All references cited herein are fully incorporated by reference. Having now fully described the invention, it will be understood by one of skill in the art that the invention may be performed within a wide and equivalent range of conditions, parameters and the like, without effecting the spirit or scope of the invention or any embodiment thereof.
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|International Classification||A61K31/4745, A61K45/06, A61P39/02, A61P39/00, A61P35/00, A61P25/02, A61K31/337, A61K31/137, A61K31/135, A61K45/00, A61K31/335, A61K33/24, A61K31/475|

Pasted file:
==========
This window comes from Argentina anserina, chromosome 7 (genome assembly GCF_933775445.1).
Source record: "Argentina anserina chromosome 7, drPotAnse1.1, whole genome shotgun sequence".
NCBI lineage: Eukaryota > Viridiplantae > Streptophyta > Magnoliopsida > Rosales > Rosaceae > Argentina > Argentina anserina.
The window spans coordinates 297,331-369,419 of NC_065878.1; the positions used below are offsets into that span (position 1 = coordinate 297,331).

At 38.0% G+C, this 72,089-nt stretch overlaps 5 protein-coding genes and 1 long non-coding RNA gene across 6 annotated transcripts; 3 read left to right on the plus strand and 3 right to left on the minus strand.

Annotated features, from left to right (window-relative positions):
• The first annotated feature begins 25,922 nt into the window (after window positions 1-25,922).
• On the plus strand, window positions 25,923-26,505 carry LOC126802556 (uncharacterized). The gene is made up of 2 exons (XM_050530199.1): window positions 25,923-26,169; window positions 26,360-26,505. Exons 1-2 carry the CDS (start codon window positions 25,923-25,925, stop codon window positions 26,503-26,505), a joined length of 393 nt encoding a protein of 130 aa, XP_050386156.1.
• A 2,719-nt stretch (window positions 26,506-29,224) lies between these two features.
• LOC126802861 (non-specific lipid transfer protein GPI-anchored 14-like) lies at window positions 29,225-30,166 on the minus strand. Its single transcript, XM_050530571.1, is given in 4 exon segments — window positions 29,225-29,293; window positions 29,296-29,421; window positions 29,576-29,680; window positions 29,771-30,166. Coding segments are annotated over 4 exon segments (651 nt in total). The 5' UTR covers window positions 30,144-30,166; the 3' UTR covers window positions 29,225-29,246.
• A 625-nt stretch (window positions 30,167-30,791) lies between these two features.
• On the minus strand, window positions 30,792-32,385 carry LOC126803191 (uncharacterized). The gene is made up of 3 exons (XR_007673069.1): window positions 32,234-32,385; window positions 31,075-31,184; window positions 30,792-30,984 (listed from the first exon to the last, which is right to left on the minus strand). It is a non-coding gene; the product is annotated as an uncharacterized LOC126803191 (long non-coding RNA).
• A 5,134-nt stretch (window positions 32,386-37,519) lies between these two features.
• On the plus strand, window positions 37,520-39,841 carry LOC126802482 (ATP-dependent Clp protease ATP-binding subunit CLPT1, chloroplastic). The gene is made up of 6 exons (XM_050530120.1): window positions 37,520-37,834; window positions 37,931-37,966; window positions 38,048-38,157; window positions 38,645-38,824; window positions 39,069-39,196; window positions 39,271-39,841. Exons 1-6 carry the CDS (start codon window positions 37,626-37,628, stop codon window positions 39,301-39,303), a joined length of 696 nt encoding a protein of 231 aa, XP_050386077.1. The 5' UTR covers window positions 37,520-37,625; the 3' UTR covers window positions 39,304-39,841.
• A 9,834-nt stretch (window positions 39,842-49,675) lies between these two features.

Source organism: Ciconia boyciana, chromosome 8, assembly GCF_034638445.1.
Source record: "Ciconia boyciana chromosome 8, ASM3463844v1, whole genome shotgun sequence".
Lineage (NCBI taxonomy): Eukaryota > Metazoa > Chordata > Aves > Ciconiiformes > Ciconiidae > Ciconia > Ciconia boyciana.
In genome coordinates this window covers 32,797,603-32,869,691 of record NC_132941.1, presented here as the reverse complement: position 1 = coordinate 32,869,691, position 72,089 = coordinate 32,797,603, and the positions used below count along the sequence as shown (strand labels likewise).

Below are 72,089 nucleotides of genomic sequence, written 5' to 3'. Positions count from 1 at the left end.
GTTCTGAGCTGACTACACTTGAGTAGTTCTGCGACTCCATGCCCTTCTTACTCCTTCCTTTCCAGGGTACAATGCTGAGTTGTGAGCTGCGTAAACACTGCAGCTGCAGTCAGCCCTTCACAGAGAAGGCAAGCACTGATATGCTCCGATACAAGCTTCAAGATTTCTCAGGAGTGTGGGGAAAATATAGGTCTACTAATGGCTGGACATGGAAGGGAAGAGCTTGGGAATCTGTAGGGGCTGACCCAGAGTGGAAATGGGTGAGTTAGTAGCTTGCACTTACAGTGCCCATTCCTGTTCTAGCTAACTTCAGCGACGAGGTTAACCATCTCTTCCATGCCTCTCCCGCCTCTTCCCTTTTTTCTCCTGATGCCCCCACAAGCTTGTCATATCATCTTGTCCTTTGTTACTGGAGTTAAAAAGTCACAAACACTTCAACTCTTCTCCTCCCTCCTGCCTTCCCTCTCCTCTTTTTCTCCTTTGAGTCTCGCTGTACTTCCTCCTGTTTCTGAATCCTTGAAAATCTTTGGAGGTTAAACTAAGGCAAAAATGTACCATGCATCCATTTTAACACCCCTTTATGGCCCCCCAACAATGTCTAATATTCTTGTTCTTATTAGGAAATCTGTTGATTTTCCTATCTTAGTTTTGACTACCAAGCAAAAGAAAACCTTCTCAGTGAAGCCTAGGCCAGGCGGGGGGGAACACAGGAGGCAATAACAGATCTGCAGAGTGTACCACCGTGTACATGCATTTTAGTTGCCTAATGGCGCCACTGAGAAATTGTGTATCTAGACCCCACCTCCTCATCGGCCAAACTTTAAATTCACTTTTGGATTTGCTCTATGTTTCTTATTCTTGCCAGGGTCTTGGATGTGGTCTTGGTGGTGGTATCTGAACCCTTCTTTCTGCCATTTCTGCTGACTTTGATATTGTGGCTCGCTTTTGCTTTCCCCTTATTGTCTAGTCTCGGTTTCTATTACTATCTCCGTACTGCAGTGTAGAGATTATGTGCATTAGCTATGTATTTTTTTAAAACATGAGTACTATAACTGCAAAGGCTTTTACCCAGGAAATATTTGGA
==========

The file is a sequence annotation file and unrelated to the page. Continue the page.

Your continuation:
|Cooperative Classification||A61K31/337, A61K31/475, A61K33/24, A61K31/137|
|European Classification||A61K31/475, A61K31/337, A61K33/24, A61K31/137|
|Jun 5, 2006||FPAY||Fee payment|
Year of fee payment: 4
|Aug 9, 2010||REMI||Maintenance fee reminder mailed|
|Dec 31, 2010||LAPS||Lapse for failure to pay maintenance fees|
|Feb 22, 2011||FP||Expired due to failure to pay maintenance fee|
Effective date: 20101231